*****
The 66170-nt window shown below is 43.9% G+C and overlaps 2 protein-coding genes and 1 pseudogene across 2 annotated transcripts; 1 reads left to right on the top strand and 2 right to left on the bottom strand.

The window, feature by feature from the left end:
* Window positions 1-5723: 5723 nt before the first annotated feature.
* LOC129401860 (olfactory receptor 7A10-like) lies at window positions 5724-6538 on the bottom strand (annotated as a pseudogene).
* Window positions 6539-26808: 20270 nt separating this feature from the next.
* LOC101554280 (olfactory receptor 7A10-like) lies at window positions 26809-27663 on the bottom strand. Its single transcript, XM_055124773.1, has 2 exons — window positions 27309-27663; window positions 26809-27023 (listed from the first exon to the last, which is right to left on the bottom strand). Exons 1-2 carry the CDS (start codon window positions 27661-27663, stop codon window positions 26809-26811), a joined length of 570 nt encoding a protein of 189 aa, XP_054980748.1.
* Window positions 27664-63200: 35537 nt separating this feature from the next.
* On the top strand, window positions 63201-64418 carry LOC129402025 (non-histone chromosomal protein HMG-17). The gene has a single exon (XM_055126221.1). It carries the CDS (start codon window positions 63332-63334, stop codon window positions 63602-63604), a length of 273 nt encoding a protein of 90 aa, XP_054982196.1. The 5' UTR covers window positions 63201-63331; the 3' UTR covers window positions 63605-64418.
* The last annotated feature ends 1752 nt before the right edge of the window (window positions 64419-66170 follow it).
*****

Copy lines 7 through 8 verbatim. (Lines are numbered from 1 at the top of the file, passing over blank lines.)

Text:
* Window positions 27664-63200: 35537 nt separating this feature from the next.
* On the top strand, window positions 63201-64418 carry LOC129402025 (non-histone chromosomal protein HMG-17). The gene has a single exon (XM_055126221.1). It carries the CDS (start codon window positions 63332-63334, stop codon window positions 63602-63604), a length of 273 nt encoding a protein of 90 aa, XP_054982196.1. The 5' UTR covers window positions 63201-63331; the 3' UTR covers window positions 63605-64418.